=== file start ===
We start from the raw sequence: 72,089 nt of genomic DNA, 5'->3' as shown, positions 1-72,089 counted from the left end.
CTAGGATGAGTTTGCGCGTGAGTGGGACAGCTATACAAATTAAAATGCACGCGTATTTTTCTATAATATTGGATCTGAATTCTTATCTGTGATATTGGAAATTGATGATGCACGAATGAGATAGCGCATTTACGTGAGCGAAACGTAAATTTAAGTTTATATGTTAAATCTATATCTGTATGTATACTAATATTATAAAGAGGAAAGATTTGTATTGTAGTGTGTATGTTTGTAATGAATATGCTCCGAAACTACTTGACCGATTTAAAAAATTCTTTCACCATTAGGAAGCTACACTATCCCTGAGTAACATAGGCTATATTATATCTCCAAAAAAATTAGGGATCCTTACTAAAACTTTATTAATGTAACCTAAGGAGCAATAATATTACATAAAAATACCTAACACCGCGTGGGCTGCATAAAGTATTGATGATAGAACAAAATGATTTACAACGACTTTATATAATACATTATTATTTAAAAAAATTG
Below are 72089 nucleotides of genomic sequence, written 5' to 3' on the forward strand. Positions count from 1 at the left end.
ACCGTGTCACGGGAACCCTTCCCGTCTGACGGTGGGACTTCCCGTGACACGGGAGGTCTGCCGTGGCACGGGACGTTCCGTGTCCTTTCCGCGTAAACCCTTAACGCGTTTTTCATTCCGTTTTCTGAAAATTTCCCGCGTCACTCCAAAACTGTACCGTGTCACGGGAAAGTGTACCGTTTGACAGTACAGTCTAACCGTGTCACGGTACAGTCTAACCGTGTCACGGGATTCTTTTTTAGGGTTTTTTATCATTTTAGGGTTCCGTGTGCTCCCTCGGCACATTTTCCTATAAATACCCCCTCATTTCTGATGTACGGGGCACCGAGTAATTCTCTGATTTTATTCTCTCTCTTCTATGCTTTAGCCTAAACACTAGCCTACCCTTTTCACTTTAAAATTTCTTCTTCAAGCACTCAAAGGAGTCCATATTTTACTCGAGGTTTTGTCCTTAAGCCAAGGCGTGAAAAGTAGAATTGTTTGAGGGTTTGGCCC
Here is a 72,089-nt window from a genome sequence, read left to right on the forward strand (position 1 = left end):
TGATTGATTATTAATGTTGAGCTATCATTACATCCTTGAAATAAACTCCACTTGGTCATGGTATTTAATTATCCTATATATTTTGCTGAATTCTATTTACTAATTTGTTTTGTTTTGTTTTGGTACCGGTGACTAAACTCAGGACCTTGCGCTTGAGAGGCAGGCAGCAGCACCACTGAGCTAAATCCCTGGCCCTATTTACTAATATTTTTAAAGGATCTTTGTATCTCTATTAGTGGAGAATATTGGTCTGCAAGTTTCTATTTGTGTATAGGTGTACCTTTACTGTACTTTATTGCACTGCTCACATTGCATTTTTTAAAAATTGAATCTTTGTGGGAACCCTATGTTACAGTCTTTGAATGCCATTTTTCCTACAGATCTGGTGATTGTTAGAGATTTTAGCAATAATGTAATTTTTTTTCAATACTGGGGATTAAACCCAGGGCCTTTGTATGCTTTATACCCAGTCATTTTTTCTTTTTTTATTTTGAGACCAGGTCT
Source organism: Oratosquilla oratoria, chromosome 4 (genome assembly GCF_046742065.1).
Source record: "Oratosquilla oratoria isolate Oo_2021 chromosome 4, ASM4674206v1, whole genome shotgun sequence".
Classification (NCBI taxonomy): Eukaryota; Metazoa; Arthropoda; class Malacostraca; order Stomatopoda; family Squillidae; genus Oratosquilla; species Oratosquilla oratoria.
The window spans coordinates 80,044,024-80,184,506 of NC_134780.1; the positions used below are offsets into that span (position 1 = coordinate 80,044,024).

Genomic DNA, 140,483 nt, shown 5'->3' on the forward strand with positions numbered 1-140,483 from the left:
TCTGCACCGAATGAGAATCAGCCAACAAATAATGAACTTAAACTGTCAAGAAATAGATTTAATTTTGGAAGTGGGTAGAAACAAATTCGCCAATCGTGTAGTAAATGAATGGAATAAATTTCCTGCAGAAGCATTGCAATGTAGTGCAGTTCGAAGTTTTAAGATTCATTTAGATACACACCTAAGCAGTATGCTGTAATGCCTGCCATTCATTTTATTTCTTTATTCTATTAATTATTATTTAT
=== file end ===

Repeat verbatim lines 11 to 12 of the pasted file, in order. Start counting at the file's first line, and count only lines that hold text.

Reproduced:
Genomic DNA, 140,483 nt, shown 5'->3' on the forward strand with positions numbered 1-140,483 from the left:
TCTGCACCGAATGAGAATCAGCCAACAAATAATGAACTTAAACTGTCAAGAAATAGATTTAATTTTGGAAGTGGGTAGAAACAAATTCGCCAATCGTGTAGTAAATGAATGGAATAAATTTCCTGCAGAAGCATTGCAATGTAGTGCAGTTCGAAGTTTTAAGATTCATTTAGATACACACCTAAGCAGTATGCTGTAATGCCTGCCATTCATTTTATTTCTTTATTCTATTAATTATTATTTAT